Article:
From grocery researchers Kantar Worldpanel comes news that after years of plummeting consumption volume sales of lamb grew by 14% in the year ending August 13th 2013. (Source: BPEX). By contrast pork consumption dropped by 5% and beef by 2%.
The reason is price of course. Over the same period the price of lamb per kilo dropped by 5% to £7.85 per kilo, compared with an increase of 6% for both beef and pork.
Staples like bacon and sausages have suffered from price increases too. The price hikes have led to a 2% drop in bacon sales, and sausage sales are down by 4%. The only other sector to show an increase is sliced cooked meats which grew sales by 1%.
At the same time as these figures were released we heard Andrew Large of the British Poultry Council predicting that by next year chicken will account for over half of all meat eaten, up from just over a third 20years ago. He attributes the growth in sales to price. In the last two decades he says, chicken prices went up by 31%, whereas beef prices went up by 50% and lamb prices have doubled.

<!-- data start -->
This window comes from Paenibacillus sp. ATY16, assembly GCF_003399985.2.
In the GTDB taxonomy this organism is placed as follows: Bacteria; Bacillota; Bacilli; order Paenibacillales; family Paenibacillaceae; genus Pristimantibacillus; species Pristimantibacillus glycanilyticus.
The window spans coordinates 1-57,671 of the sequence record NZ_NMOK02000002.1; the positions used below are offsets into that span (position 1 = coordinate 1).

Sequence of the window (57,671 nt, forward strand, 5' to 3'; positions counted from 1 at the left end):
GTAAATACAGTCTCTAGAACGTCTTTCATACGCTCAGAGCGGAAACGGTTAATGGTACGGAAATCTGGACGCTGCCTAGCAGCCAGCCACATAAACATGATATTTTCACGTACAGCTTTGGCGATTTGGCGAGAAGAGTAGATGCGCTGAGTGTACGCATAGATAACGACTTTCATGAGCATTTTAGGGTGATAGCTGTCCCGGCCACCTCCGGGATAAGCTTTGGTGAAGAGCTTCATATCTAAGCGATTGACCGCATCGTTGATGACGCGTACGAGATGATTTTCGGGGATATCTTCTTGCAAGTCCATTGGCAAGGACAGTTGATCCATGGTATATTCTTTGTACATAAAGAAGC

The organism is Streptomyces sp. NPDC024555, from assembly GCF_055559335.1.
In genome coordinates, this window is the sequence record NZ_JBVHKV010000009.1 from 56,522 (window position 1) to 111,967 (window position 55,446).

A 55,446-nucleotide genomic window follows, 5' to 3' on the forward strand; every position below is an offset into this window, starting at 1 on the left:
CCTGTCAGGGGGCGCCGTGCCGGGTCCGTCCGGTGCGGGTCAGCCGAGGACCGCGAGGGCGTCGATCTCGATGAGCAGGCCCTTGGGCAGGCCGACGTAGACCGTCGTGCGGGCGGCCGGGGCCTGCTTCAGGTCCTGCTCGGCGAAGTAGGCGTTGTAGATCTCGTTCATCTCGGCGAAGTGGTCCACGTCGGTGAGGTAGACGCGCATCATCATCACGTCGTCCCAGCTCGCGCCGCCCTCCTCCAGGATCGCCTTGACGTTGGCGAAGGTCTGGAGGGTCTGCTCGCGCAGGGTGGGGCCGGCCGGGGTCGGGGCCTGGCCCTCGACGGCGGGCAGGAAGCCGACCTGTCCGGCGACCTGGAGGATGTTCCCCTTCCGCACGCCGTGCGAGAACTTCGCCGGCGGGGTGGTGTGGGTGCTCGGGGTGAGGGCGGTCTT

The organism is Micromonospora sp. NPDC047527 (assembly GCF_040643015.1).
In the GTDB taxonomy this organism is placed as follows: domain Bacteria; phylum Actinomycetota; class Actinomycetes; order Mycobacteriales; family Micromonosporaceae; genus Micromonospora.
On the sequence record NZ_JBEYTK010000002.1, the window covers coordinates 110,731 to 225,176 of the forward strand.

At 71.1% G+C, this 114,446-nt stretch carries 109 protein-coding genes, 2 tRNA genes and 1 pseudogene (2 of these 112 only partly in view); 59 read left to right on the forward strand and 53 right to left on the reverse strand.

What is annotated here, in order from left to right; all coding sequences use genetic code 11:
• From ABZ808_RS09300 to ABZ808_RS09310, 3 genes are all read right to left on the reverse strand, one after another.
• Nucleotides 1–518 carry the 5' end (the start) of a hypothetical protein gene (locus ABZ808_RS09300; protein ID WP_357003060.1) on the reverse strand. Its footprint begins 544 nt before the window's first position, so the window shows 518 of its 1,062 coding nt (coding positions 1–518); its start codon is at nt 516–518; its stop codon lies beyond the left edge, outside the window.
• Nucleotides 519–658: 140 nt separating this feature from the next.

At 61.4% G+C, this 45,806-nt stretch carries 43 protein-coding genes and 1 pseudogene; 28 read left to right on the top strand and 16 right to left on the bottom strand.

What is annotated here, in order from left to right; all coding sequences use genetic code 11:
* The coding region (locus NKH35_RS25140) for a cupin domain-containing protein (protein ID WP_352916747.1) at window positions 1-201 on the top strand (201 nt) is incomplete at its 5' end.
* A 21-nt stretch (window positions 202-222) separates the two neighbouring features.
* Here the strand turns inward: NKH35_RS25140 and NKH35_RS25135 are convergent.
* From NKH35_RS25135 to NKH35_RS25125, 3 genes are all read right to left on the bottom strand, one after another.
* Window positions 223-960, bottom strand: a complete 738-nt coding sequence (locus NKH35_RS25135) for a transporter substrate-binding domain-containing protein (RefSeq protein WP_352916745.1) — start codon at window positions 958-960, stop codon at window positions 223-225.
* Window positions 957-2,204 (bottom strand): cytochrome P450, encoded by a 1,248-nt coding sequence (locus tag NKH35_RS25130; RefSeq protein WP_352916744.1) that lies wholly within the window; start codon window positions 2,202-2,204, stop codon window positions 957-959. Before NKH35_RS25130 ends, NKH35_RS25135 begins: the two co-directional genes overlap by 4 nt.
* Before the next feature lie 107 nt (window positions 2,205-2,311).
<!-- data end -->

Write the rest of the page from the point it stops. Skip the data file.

It is easy to over analyse the figures. We can though conclude that price dictates consumers’ buying habits and they readily switch from one type of protein to another. Which means that the price of, say, beef cannot rise in isolation without there being a knock on effect on consumption.
We might also conclude that the image and benefits of red meat, particularly British produced meat, need to be constantly reinforced to consumers. If they felt that red meat was a “must have” then they would bite the bullet and purchase the same quantity regardless of price rises. Yet despite the increase in lamb sales in the last year, the overall volume sold of red meat including bacon and sausages dropped by 2 %. This may seem small, but from a producer perspective a drop in demand is a cause for concern as it all too often leads to oversupply and a consequent fall in farm gate prices.